STILLWATER COUNTY — On Sunday, Gov. Greg Gianforte got an up-close look at the Montana Rail Link train derailment and bridge collapse that happened early Saturday morning over the Yellowstone River.
Montana Rail Link officials updated the total number of train cars that derailed to 17. Ten of those cars ended up in the river. Of the ten in the water, six were carrying asphalt, three had sulfur and one contained rocks.
Department of Environmental Quality has been on the scene since 12 p.m. Saturday. Shasta Steinweden with DEQ said they are running multiple tests to ensure that the contents spilled into the Yellowstone River are not causing contamination.
“We’re currently sampling the water for the materials that have spilled. So, we’re looking for petroleum from that asphalt and then we’re testing for sulfur, as well," Steinweden said on Sunday. "All of our initial results are coming back as non-detect, or normal.”
During Gianforte's visit to the derailment, he was taken close to the bridge collapse to view the full extent of the damage.
“You see this disaster from the highway and it’s an, ‘Oh my,’ moment. Things could have been a lot worse,” he said. “I’m incredibly impressed with the response so far, and I’m confident we will get this cleaned up and get the rail operating again.”
The cause of the derailment is still under investigation. Montana Rail Link released this statement at 6:30 p.m. Sunday.
“Transloading of the sodium hydrosulfide car nearest the river has been completed successfully and the car will be re-railed and moved to a secure location. This process entails moving the contents from one rail car to another rail car or truck. We are aware of reports of globs of asphalt appearing down river that may be associated with the derailment and we will proactively investigate and sample this material. Water quality sampling is being performed by a contractor on behalf of Montana Rail Link with oversight by Montana DEQ and EPA. Preliminary results do not show petroleum hydrocarbons or sulfur impacts to water quality. Water quality testing will continue until the cleanup is complete and at this time there are no known risks to public drinking water. Sprint and its contractors are on site to repair a damaged fiber line associated with the incident. As of this afternoon, National Transportation Safety Board (NTSB) officials have also arrived onsite to assist in reviewing the incident."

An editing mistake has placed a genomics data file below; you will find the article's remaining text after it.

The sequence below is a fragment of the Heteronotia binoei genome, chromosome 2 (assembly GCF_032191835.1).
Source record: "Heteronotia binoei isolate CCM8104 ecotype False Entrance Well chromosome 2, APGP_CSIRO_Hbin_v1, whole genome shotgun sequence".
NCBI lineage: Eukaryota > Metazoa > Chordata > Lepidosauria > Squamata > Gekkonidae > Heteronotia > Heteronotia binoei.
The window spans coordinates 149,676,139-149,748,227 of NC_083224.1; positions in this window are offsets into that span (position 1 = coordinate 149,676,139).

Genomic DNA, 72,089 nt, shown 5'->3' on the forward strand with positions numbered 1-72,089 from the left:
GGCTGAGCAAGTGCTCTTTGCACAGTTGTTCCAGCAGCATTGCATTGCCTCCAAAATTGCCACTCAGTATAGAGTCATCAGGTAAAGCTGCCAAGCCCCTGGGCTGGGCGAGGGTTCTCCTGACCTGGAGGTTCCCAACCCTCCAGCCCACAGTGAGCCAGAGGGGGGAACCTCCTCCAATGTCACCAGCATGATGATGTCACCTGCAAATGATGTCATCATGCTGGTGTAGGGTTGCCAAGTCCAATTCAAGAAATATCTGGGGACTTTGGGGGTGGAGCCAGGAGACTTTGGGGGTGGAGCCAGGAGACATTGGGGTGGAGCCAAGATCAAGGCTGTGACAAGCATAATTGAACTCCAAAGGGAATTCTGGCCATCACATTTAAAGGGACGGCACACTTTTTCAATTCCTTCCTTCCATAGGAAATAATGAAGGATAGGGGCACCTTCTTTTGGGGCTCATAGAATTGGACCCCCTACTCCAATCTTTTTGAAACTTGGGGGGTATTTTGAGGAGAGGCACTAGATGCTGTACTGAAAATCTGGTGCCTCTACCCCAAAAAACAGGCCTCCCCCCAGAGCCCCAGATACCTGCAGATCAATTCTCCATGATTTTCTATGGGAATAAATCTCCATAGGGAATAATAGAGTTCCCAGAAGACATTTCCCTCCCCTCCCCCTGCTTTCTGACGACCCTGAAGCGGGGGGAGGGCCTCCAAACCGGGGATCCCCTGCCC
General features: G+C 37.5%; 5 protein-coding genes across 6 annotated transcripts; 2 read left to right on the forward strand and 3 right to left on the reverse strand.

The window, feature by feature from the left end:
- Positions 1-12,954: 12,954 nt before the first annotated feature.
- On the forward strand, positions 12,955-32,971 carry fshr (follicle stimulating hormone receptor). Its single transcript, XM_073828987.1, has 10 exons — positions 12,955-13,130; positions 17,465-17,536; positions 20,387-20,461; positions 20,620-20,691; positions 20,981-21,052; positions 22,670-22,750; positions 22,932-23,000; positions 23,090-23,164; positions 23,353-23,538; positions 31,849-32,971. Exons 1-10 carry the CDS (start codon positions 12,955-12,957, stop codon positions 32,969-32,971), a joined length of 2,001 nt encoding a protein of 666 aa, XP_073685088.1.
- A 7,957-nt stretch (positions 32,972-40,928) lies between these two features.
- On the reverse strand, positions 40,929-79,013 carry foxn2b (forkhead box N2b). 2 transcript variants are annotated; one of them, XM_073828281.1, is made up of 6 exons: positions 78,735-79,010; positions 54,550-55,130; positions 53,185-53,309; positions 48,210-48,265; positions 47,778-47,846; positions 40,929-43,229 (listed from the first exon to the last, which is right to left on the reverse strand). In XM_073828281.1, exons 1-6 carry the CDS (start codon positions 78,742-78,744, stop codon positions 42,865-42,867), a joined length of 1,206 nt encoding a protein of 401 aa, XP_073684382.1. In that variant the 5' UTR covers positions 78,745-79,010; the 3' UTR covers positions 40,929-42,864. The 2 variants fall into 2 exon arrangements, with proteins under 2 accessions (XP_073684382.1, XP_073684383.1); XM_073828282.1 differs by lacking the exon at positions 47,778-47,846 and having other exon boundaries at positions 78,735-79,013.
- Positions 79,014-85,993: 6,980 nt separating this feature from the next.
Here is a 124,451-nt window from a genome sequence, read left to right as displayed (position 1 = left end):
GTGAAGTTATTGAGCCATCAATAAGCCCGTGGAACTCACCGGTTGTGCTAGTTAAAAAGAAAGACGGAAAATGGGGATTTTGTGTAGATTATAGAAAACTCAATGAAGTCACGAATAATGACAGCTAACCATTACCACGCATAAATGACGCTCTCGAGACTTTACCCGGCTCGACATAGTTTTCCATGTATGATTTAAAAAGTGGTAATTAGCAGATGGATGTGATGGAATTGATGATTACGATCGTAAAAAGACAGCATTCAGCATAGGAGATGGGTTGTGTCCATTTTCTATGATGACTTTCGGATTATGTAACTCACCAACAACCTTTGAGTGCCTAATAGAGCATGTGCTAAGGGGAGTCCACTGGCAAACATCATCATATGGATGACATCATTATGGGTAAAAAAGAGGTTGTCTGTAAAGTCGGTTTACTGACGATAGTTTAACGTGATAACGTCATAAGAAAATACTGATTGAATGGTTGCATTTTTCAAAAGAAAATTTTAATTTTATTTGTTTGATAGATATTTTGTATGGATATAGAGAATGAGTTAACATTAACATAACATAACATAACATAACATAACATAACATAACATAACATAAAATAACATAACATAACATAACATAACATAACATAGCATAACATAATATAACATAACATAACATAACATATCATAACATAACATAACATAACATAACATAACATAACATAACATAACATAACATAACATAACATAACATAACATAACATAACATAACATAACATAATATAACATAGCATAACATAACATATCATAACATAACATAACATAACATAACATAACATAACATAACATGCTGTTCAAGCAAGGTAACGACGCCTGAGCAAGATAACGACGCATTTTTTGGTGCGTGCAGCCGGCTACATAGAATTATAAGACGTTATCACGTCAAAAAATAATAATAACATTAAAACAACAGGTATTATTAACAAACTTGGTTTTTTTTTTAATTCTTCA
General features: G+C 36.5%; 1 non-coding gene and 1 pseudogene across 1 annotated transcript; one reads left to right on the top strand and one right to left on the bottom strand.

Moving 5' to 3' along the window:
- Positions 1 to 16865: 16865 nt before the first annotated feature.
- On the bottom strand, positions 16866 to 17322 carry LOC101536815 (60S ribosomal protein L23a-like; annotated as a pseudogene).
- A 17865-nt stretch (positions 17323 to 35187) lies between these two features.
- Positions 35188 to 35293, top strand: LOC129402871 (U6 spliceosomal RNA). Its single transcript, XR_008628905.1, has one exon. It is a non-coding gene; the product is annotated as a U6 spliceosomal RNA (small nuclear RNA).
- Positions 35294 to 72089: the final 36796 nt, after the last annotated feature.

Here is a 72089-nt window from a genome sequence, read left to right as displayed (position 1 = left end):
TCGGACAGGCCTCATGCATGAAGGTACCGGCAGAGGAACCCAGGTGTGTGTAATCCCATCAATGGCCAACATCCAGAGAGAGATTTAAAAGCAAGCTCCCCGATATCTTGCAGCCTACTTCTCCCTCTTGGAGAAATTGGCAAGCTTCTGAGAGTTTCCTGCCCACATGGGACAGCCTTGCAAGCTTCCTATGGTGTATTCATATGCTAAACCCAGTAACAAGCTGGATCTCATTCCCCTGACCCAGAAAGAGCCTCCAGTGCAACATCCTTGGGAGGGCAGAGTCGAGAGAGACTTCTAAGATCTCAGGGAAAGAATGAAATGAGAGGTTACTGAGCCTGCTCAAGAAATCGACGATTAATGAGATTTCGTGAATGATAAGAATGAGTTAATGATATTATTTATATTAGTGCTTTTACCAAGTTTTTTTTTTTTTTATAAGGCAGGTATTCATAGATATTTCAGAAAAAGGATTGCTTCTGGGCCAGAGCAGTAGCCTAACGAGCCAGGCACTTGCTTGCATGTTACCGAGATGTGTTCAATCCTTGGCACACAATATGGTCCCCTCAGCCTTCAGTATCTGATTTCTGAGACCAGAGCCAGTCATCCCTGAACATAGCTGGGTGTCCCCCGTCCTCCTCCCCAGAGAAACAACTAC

A driving bridge that once stood right next to the now-collapsed rail line was demolished two years ago because the Montana Department of Transportation discovered that the foundation under that bridge was unstable. The bridge that collapsed on Saturday was built around the same time.
“We need to make sure our bridges have good integrity. This bridge that failed under this rail car was tested just as recently as May. The rails were tested more recently, according to Montana Rail Link. Safety programs are critical to make sure our infrastructure is strong,” Gianforte said.